Hordes of edgy predawn shoppers line up for hours outside stores on the day after Thanksgiving for deals, deals, deals!
Everyone knows that Black Friday is the shopping day of shopping days, but where did the name come from? Interestingly, the first event referred to as Black Friday had to do with a financial calamity brought about by the nefarious and underhanded plot of two greasy speculators to corner the U.S. gold market in 1869. More recently, the term, though originally with the same dark sentiment, has come to describe the commercially-charged day after Thanksgiving.
The Origins and Birth of the Black Friday
Just imagine hoards of hopeful and edgy shoppers waiting in quiet, murmuring crowds at predawn for “doorbuster” and “limited quantity” deals on the first official shopping day of the holiday season. Further, picture store managers and clerks nervously huddled together behind locked doors discussing game plans and 24-hour strategies to handle the impending onslaught.
No doubt, the Philadelphia Police Department felt the same nervousness in the 1960s and 70s as they prepared for that frenzied day sandwiched between Thanksgiving and the venerable Army-Navy game. Non-stop traffic jams and sprawling waves of anxious and eager pedestrians would soon run rampant over Center City, Philadelphia, PA, prompting civil servants all over to dub the day “Black Friday,” darkly describing the short-lived chaos about to ensue.
But despite its original darkly brooding connotations, the term would stick to the day like sales posters to shop windows. Although used broadly within Center City for years, the nickname was first nationally exposed (according to most accounts) in the The New York Times article, “Army vs. Navy: A Dimming Splendor,” November 29th, 1975.
The First “Official” Day of Holiday Shopping
In a modern sense, though, it matters little what Black Friday actually means because of what the day has come to represent to both shoppers and retailers. It is all about the retail now, and the original dark ring to the nickname has all but been replaced by commercial variations like, “Bargain Friday” or “After Thanksgiving Sale.” An article by msnbc illustrates just how big Black Friday has become, with more than 172 million shoppers visiting stores and websites from Thanksgiving Day through Sunday last year, according to the National Retail Federation.
Broken down, that means shoppers spent about $372.57 per person in 2008, and, according to many economists, there is a good chance they will spend even more this year. In fact, market researchers at IBISWorld target retail sales to rise 2.8 percent to $42.9 billion in 2009 and have gently floated out the rather rosy prediction that 76.9 million people will flock to stores on Black Friday alone.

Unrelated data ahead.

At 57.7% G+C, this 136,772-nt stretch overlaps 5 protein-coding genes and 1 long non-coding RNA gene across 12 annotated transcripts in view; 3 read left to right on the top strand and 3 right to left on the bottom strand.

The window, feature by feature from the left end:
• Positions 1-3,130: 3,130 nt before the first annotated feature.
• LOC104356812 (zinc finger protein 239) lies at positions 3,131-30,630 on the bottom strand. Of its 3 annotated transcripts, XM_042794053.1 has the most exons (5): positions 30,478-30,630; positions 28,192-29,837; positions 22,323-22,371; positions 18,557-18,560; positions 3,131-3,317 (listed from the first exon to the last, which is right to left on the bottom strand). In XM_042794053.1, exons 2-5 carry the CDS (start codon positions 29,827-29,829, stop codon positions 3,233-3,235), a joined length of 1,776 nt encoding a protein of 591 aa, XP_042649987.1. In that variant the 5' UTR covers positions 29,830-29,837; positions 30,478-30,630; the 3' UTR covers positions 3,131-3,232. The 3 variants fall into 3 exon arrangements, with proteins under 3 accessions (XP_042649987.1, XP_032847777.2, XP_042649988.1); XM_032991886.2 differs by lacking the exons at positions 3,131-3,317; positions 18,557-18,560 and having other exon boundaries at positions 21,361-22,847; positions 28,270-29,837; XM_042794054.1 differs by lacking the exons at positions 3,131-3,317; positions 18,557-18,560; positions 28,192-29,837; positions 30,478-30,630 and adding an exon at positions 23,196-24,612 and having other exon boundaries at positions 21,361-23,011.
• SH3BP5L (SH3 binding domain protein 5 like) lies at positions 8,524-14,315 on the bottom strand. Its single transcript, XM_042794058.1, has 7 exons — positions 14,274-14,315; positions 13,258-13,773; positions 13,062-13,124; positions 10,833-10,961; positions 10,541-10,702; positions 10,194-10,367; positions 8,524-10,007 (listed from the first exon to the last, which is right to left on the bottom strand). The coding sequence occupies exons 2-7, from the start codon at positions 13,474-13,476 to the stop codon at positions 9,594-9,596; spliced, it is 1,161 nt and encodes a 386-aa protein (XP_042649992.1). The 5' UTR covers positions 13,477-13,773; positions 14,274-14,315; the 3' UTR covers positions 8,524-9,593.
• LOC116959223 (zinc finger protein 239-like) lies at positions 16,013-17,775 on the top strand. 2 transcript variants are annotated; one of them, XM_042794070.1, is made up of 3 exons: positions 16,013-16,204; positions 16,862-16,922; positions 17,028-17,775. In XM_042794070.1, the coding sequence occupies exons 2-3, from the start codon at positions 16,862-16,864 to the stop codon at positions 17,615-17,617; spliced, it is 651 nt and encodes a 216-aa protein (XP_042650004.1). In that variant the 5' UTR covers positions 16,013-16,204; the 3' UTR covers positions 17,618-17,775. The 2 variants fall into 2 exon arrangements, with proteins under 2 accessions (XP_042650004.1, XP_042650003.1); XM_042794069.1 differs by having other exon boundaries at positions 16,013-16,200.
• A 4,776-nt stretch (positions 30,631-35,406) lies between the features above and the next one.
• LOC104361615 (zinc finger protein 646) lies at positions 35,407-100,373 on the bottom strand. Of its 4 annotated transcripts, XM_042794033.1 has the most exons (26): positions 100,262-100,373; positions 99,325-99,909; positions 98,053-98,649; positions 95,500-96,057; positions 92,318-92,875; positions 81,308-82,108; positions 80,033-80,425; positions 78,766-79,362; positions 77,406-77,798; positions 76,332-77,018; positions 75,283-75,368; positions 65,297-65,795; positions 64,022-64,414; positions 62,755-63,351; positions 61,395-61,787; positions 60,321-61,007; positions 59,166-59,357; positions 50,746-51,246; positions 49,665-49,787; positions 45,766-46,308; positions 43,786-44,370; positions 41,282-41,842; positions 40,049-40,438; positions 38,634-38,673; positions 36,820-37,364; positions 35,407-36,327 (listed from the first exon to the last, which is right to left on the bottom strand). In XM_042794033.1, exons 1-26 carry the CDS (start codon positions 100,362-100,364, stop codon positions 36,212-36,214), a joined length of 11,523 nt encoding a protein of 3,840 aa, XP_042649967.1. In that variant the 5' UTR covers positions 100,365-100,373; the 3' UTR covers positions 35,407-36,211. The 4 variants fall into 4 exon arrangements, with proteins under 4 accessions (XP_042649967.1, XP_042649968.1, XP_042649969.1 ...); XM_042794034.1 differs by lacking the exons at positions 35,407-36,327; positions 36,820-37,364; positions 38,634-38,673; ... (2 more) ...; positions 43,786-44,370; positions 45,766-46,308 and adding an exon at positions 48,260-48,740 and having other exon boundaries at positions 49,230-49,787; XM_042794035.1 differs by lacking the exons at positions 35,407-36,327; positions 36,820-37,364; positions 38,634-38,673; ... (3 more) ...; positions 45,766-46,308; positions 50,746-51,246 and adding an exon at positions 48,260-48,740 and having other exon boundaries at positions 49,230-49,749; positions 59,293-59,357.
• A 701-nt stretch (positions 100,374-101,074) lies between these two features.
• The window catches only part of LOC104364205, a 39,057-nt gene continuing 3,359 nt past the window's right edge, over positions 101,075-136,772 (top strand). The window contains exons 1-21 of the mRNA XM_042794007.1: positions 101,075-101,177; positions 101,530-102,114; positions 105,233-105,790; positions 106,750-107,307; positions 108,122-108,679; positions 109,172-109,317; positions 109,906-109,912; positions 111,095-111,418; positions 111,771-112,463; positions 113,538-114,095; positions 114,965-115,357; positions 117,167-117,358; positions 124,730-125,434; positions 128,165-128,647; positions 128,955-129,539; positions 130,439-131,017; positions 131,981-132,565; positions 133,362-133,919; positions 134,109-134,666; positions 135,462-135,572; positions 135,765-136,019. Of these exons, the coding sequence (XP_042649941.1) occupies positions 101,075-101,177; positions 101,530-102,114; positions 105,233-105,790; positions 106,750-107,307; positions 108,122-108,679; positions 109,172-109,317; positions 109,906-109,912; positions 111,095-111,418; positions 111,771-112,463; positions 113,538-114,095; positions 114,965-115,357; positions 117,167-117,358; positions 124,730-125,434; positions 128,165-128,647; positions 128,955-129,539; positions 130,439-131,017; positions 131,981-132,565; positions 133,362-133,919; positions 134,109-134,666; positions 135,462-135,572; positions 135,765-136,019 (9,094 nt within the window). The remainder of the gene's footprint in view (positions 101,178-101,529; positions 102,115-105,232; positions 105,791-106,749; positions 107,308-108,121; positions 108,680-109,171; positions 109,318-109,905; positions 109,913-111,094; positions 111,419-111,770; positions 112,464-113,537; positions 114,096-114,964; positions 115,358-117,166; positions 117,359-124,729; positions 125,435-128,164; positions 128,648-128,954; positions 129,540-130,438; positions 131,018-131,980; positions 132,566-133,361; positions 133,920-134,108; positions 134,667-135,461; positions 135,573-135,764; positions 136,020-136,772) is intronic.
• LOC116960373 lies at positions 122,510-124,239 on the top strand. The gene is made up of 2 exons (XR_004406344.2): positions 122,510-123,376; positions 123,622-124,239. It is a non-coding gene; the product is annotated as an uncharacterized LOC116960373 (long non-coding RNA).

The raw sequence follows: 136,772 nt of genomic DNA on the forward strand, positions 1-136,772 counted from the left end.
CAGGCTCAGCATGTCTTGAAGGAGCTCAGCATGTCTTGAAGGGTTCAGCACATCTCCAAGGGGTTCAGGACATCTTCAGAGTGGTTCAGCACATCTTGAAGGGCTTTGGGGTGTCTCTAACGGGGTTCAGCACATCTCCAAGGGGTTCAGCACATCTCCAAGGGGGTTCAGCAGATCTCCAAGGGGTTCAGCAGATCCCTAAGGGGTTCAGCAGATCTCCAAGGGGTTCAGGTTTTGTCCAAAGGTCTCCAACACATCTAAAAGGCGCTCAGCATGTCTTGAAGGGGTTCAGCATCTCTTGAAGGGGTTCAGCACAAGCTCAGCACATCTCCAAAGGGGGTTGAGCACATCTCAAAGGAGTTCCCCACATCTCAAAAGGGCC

And, who knows, these happy thoughts may have a shot at coming true, despite the year’s heavy economic recession. According to some analysts, the economy is stabilizing as we enter the holiday season, forecasts nationwide look to be seasonably fair, and an estimated 96 percent of retailers are already rolling out multitudinous promotions. In fact, NRF spokeswoman Kathy Grannis states that “retailers know that consumers are so bargain focused and bargain conscious.” The result is a retailer willing to work within a range of consumer budgets to make more sales than normal, and, to this end, Sears, Kmart, and Toys R Us have all resurrected their popular “layaway plans” to help shoppers spread out spending.
Black Friday Advertisements, Gimmicks, and Deals
But not all retail promotions are on the up and up, and, in a November 2009 on-line article by CNNMoney, Craig Johnson says, “advertising a Black Friday deal as “limited [in] quantities” is bogus.” Bogus or not, marketing ploys to get buyers in the door have proven to work a little too well in the past, and, in some cases, put consumers in real danger. Burt Flickinger, managing director of Strategic Resource Group, lends us this reminder: “We saw the stampede at a Wal-Mart store in New York last year on Black Friday that led to an employee’s death… The stampede happened because so many of the deals were advertised as limited supply.”
Indeed, many retail spokespersons are “not comfortable” addressing the “limited quantity” gimmick, while others claim it is a measure to better handle the Black Friday rush. And this is not the only trick retailers use. Consumer groups also warn about rainchecks and web shopping, as retailers don’t have a live inventory on-line and “out of stock” items may never come back “in stock.”
This year may be a little different, however, and it seems retailers will be fighting a little harder for every sale. On-line or not, with 96 percent or retailers advertising this Black Friday is shaping up to be a big one, proving that, despite its sorted and darkly driven past, what the day really comes down to now is hordes of edgy predawn shoppers lined up for hours outside stores on the day after Thanksgiving for deals, deals, deals!